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It's mainly centered on the opposition he is leading, but that doesn't mean the opposition is all in support of him by any means; those who oppose don't all oppose on the same grounds.

Yes, actually, they do.

This bridge has been an issue for longer than the Tea Party has been around. I'd like proof, too, that the Tea Party has control in the Michigan legislature.

Maroun controls much of the Republican party. That's pretty bloody obvious. You need proof water is wet too?

Please explain to me how a new bridge would be of more benefit to Michigan and Detroit than another span on the Ambassador bridge.

The purpose of a bridge is to allow traffic to flow freely. Adding a second span to an existing bridge which opens onto a complex series of small roads on either end would be idiotic. Far better to build a bridge which leads to highways.

Furthermore, while Detroit is hurting, many Michigan cities are thriving. Again. Michigan consists of more than Detroit.

Certainly true. What's more, Detroit is fully of darkies. Poor darkies don't vote Republican, so who cares if a bridge will help anyone in that area, right?

Obviously you haven't read the legislature's objections, or have chosen to dismiss them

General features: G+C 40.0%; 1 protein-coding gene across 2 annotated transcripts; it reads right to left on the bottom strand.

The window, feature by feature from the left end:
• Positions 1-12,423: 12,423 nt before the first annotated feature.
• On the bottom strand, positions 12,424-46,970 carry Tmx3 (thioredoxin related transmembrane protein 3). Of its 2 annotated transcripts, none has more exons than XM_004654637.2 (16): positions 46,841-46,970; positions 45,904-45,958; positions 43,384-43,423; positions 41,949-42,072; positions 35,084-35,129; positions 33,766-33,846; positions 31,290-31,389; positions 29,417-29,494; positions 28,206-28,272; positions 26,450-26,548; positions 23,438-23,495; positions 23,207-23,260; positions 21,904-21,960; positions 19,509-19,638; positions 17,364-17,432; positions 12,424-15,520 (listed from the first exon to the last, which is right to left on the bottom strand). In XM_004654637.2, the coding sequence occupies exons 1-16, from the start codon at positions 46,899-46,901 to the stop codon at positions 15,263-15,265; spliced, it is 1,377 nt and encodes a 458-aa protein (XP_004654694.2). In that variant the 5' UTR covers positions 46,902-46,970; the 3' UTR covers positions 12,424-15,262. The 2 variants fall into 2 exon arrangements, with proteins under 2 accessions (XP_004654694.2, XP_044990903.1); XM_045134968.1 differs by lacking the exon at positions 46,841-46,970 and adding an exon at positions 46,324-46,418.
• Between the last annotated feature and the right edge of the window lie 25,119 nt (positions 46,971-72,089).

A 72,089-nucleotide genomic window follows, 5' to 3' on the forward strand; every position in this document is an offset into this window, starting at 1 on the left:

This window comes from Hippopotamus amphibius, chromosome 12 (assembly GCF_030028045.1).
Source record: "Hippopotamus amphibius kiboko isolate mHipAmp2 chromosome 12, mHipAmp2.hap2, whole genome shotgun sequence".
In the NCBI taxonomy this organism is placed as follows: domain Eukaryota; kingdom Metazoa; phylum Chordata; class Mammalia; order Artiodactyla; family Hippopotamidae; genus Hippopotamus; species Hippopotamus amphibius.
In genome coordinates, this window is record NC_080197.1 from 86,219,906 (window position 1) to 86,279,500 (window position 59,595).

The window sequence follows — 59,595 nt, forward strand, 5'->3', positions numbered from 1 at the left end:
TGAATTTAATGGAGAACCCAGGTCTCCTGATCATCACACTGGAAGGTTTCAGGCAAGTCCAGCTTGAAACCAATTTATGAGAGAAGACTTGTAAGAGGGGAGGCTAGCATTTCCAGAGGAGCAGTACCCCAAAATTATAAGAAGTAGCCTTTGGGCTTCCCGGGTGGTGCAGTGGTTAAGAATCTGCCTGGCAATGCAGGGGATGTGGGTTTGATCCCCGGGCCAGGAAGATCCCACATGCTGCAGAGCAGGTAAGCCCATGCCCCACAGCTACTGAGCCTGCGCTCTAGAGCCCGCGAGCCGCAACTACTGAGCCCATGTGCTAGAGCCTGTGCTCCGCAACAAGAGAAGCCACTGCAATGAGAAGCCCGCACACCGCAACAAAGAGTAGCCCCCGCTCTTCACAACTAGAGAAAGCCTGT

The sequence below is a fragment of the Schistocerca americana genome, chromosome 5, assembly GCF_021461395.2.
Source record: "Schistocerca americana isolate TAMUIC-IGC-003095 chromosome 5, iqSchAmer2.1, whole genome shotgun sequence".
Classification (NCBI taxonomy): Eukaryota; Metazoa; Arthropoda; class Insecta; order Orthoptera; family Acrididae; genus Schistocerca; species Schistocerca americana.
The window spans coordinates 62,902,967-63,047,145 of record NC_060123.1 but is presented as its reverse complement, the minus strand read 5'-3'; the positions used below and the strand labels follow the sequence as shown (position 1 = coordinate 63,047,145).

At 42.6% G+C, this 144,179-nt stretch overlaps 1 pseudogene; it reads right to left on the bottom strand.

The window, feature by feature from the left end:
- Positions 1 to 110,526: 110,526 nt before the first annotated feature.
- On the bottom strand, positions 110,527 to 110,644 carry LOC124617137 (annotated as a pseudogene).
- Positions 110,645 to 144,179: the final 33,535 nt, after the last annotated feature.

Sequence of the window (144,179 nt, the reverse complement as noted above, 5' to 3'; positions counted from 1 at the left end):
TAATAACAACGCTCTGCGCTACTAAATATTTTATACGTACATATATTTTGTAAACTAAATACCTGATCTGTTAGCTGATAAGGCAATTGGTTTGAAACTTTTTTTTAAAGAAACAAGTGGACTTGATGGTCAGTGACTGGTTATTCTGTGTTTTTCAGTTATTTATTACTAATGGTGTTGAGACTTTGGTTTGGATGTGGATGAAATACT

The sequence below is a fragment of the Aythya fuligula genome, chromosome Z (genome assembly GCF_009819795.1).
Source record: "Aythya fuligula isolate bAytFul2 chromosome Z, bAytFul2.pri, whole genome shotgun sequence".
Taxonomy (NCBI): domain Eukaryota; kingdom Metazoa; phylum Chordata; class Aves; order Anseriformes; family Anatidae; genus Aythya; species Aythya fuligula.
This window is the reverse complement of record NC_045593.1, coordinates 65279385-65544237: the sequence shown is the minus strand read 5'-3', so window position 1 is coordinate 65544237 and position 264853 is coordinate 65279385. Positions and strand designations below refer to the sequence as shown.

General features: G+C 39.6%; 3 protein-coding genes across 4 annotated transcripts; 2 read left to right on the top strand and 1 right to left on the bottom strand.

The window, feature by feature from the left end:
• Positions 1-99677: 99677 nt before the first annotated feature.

.

Their objections are that it may damage the monopoly of their patron. I thought that was clear.

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Personally, I don't care if the bridge is built or not but, I do care about the amount being spent and where the Tories are getting the money. Radio news said today, that the cost of the bridge and since WE, Canadians taxpayers are paying for it, will come from all the cut backs the government is doing now. another problem I've been told is that HUMMING sound coming from the location where the NEW bridge is to be built. Why? Because if that location is unstable for a steel bridge then another location has to be appointed and it may be next to the Ambassador. I still think for the last two years someone could be tunneling underground there.